The Commercial Observer: So, are you about to have more time on your hands?
Mr. Mosler: I certainly will have more time to devote to business development, which is what this was all about. At the end of the day, this was a move to get me to client interface; to develop, for lack of a better way to articulate it, a key client care program so that I can help mature some of the large institutional relationships and cross-sell them into other services; and, most importantly for me, to make a difference right here in the Northeast region and particularly in New York in securing large-end portfolio types of businesses.
In a way, you’re going back to your roots, aren’t you?
It’s certainly getting back to my passion and my beginnings in the sense that, as any former broker, I built my reputation on how we service the client and the ability to proactively secure business. There’s certainly an element of that.
Do you expect to have any extra personal time?
I don’t think I’ll be looking at a lot of free time, because I think the business opportunity is enormous in this environment. This is an environment where clients really need to look for advice, and for someone who has seen the cycles, there’s a distinct competitive advantage for anyone who can put this climate in perspective. But I don’t expect to have a bunch of free time. I also expect to be able to help and support our new CEO if and when he chooses.
Do you and Glenn share a history?
We actually don’t share a history, but Glenn shares a history with the firm and therefore, by osmosis, with me as the former CEO. But we have mutual friends who we both know. But in my time in which I’ve spent with Glenn, I think he’s going to be spectacular in his role and bring a different perspective to Cushman & Wakefield than we’ve had before, as a business that’s been led by former brokers or former counsels. I think this is a fresh perspective in what he has as background.
Anything you regret or are particularly proud of during your tenure as president?
It’s hard to talk about yourself in terms of your accomplishments because I don’t really look at it that way. I think that when I took over for Arthur Mirante, the business was about 80 percent domestic and 20 percent international in terms of revenue breakdown. But he had already put the seeds in place to see growth in international revenue, and so I tried to support that business strategy, and then I amended it as I went along in terms of where I saw the opportunities emerging. But one of the objectives I had was to diversify revenue. And when you look at the acquisitions we made in Canada and in Russia and in other places in the emerging markets, where now our revenue is 50-50, that’s an objective that’s been helpful to the firm.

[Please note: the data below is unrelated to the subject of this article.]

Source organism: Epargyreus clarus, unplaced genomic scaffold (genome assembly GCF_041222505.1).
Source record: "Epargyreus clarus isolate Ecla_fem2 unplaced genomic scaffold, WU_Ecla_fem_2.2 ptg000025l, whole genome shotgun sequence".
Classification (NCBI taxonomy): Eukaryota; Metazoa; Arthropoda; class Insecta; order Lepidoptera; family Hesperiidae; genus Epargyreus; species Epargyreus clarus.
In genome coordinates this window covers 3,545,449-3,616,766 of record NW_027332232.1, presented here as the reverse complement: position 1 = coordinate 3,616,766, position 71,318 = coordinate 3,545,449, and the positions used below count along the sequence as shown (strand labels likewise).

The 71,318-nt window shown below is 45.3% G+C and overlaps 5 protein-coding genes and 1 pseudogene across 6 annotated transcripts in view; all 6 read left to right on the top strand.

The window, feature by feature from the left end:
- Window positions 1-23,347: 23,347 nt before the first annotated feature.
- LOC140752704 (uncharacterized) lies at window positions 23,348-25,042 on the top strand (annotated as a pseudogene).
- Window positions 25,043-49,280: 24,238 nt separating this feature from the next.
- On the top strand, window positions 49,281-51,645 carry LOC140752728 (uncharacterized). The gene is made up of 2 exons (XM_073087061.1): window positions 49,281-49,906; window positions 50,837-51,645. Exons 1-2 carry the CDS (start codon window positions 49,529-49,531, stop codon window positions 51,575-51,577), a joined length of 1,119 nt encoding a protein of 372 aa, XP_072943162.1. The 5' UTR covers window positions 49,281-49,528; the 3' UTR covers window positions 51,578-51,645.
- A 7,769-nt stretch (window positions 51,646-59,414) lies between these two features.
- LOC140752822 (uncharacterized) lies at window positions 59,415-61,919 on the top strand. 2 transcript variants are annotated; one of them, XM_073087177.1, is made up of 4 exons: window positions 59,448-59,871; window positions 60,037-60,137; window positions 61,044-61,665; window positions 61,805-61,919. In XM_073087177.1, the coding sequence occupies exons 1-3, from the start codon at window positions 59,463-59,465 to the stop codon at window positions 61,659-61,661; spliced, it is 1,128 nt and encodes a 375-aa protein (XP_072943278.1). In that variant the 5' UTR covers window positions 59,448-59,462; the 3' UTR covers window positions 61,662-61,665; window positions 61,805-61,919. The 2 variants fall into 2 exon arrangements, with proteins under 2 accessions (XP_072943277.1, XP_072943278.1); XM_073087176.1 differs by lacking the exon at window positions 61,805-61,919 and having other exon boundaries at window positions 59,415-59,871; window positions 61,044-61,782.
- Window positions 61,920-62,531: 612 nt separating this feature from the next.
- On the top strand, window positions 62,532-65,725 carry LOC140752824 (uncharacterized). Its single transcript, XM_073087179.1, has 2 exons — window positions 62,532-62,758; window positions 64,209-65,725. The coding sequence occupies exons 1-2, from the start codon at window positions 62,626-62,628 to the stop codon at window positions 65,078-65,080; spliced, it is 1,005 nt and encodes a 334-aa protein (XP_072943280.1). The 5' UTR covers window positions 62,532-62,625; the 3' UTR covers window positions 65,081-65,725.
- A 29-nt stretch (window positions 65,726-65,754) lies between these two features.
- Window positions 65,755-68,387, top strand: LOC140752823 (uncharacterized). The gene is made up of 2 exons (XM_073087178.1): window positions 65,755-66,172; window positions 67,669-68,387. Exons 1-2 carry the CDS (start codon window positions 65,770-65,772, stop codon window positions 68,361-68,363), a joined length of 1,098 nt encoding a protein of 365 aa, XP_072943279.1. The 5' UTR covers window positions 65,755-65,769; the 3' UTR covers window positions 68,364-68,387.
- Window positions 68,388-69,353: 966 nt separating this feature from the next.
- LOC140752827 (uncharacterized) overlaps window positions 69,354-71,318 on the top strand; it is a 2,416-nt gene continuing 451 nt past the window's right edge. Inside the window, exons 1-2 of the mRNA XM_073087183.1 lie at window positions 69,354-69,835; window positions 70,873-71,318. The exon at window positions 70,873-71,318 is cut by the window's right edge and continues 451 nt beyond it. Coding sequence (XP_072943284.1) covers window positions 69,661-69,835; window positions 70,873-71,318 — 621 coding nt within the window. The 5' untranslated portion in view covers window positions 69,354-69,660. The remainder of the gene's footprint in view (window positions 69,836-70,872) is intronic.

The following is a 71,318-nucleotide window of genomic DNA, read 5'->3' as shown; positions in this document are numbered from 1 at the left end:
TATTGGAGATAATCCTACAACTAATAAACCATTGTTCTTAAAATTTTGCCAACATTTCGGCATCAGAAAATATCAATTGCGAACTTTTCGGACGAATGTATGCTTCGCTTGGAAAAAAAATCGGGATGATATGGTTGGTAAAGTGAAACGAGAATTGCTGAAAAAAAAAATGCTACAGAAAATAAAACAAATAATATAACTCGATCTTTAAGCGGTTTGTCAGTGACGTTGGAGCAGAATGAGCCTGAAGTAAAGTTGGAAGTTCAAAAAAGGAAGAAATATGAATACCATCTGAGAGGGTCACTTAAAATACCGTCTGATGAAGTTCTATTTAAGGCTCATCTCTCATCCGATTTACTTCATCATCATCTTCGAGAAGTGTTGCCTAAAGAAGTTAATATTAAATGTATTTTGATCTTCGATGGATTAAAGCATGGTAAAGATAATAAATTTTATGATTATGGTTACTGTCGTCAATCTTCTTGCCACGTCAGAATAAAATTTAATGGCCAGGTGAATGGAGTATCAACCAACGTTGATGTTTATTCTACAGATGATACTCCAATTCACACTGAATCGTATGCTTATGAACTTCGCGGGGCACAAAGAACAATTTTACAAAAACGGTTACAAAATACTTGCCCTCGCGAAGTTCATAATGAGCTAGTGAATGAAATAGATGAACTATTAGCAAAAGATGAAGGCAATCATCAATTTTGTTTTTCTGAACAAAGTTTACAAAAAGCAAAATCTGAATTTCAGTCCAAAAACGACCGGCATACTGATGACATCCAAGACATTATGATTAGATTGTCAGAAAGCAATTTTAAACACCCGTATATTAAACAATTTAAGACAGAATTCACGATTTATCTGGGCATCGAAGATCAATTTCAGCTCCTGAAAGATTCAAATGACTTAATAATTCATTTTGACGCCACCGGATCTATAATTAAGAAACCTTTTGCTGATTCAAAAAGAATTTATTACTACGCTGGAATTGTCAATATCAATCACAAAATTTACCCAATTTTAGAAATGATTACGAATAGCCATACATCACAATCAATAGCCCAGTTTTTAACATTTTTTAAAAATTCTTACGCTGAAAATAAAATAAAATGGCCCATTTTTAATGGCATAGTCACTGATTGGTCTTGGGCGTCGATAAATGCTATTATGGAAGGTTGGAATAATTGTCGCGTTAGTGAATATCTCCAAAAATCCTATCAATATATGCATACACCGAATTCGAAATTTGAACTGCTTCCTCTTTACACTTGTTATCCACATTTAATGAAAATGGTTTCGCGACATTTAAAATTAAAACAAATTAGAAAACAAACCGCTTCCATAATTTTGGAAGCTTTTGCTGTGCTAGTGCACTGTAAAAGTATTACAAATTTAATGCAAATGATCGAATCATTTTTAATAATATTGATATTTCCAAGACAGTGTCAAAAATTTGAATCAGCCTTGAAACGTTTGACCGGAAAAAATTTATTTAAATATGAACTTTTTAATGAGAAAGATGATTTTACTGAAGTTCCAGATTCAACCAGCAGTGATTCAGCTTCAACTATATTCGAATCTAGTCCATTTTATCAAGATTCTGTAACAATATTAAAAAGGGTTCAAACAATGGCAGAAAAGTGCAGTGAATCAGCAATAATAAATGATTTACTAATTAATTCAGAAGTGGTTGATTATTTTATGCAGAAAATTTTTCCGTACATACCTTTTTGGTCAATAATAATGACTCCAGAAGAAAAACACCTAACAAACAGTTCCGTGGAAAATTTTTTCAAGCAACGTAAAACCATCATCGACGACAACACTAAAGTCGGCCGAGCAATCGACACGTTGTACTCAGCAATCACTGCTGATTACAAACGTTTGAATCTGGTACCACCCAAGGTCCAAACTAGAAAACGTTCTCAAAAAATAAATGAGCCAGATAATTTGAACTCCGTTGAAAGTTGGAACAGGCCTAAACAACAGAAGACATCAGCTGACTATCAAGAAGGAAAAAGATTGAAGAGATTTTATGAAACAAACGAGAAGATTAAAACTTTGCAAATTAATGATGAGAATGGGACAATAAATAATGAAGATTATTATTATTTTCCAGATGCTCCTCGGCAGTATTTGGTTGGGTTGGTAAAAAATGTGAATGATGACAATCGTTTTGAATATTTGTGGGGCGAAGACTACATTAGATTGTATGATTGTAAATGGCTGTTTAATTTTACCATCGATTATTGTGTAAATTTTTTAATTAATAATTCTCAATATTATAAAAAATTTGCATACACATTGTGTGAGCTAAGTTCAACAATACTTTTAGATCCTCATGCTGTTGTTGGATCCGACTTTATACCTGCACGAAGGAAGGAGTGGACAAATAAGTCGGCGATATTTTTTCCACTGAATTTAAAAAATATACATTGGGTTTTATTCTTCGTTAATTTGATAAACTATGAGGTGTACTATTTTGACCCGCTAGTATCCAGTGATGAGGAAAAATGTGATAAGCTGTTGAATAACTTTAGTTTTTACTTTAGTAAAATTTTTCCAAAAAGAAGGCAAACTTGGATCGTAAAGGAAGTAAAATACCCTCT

What are you going to miss at the day-to-day level?
When you’ve had the privilege-and it’s an enormous privilege to lead a business with global reach-I will miss visiting people and immediately being drawn into the opportunity of the day. Just from my perspective, I always enjoyed delivering the message as to where the firm was going and the vision, and I enjoyed the interaction with the people. So I’ll miss some of the folks I know and consider great friends today. On the flip side, I’m sure I’m going to have the chance to facilitate and help in other capacities, which will be nice as well. I’ll also enjoy spending a little more time concentrating my business efforts rather than spreading them over the broad swath.
What clients are you going to be working with right off the bat?
One that we recently announced is to help reposition Charles Cohen’s portfolio-four buildings. We’ve been hired to advise and to be the exclusive leasing agent for 805 Third Avenue, 622 Third Avenue, 3 East 54th Street and 3 Park Avenue. At the end of the day, I’m pursuing other new business that I can’t disclose at this point because we haven’t secured it, but we’re working on a lot of interesting opportunities.